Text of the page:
This long, thin garden was in need of a complete overhaul. The clients have developed their interior to cope with their increasing needs as a small family, and needed to realise the potential of their outdoor space. They intended to include a garden office and require ample space for their very active toddler to play.
The design divides the garden into distinct zones. Directly adjoining the back of the house is a patio constructed from a combination of mint fossil sandstone slabs, sunken railway sleepers, and creeping sedum infill. The multiple textures in this flooring give a high degree of interest while providing maximum usable surface area. The existing acer palmatum was retained to help frame the entrance to the next section of the garden.
The divide of the space is accentuated by a timber screen with several apertures of varying sizes, some of which are inlaid with decorative stainless steel mesh inserts. Directly behind this screen is a timber framed tunnel clad in stainless steel mesh, under which a decking walkway leads the user through the space. The garden office takes pride of place to the right, with a small decked patio ideally placed for a cafe style table and chairs. A stainless steel sphere water feature nestled in the bed between the decking and the main patio provides a stylish focal point.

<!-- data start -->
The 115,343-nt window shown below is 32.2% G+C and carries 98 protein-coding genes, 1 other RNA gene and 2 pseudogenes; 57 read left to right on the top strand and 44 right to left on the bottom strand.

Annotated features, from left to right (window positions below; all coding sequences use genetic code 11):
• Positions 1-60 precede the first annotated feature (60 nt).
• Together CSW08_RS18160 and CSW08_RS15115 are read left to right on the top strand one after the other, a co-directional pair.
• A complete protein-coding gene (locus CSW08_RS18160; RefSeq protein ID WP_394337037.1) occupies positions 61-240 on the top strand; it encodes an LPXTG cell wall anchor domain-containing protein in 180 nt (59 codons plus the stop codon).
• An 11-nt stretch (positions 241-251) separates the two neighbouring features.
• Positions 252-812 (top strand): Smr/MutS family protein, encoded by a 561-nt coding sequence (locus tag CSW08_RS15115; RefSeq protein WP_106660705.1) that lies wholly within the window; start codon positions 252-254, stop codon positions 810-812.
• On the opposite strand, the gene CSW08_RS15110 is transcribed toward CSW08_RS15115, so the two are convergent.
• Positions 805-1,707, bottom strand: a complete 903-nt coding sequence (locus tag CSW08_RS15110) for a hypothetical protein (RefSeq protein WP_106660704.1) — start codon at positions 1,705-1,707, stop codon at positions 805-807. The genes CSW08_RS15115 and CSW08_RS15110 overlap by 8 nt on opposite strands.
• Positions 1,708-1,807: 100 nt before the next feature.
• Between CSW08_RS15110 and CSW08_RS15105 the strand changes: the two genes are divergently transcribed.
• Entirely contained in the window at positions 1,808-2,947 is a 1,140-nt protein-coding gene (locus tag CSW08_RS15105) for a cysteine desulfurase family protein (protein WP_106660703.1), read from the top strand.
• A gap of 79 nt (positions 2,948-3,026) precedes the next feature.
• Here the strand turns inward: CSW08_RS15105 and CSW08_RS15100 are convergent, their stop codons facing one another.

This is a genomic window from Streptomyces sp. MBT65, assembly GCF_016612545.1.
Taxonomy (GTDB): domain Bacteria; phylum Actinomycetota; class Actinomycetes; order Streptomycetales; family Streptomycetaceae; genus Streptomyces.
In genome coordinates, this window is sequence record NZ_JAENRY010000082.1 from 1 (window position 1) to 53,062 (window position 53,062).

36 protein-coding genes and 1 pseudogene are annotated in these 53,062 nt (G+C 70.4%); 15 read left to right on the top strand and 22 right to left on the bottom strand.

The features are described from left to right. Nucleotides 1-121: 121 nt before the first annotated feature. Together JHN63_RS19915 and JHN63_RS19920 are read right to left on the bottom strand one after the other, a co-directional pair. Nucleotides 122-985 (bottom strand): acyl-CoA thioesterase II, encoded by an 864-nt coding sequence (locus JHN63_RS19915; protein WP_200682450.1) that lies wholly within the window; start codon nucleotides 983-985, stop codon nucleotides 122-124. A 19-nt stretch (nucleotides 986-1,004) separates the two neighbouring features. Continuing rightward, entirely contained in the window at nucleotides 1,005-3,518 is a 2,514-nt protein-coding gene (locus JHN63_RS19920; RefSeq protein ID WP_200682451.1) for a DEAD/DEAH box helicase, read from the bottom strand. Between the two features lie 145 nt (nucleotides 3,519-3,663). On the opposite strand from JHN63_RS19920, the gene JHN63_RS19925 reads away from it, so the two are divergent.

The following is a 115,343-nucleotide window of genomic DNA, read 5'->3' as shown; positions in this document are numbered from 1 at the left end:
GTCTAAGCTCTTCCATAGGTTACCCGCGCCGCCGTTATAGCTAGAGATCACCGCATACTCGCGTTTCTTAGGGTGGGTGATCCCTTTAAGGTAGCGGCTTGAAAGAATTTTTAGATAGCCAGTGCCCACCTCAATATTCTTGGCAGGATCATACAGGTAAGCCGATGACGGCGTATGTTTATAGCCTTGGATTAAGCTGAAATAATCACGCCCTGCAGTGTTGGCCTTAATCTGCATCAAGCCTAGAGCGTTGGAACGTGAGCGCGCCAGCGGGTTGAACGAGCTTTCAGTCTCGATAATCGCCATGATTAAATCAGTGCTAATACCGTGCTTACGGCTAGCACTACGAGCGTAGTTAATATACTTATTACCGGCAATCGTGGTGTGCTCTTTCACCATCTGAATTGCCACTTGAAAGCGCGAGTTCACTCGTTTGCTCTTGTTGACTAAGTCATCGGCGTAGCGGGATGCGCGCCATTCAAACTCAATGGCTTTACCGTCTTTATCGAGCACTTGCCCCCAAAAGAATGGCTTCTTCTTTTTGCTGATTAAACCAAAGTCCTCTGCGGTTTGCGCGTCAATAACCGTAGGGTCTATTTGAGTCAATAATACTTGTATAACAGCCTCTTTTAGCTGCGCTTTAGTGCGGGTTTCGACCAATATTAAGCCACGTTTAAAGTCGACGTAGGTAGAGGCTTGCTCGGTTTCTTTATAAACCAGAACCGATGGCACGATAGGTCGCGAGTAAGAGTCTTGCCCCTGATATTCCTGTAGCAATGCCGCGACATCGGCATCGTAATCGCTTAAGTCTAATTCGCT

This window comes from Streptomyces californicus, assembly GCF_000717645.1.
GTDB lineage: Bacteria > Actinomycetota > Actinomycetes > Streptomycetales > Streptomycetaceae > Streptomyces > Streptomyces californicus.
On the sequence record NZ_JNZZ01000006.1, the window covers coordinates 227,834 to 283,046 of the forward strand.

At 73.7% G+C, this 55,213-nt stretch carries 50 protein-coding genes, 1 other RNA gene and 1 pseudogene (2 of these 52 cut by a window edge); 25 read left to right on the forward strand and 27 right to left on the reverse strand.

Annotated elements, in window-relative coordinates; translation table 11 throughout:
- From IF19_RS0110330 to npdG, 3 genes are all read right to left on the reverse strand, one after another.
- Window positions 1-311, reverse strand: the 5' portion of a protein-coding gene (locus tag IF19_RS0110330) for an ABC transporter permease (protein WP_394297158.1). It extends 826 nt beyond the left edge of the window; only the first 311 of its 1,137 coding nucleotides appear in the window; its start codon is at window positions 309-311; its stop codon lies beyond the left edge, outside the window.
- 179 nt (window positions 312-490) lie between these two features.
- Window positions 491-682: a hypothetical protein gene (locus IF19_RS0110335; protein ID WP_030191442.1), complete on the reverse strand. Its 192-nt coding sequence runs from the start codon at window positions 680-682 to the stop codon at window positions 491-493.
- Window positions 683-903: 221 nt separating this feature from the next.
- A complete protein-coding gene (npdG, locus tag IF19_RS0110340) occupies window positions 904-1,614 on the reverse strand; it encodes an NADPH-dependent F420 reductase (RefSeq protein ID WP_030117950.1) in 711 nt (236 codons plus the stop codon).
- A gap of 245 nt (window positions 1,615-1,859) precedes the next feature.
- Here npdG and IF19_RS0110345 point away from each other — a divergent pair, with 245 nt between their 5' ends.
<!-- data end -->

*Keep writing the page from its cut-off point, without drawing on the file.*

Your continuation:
The client’s existing storage chest was relocated alongside a hoggin (self-binding aggregate) path that zig-zags its way up the garden past three small square lawns. The first lawn was laid on the diagonal and was enclosed by a timber frame to allow the clients to hang a swing or install fabric to transform it into a den. The second and third lawns benefit from a mesh screen on a timber frame. A railway sleeper raised bed in the right hand corner of the garden allows the opportunity for vegetable gardening, while a small area of decking to the left offers additional space for relaxation and socialising. A small garden shed in the far left corner of the space provides additional storage.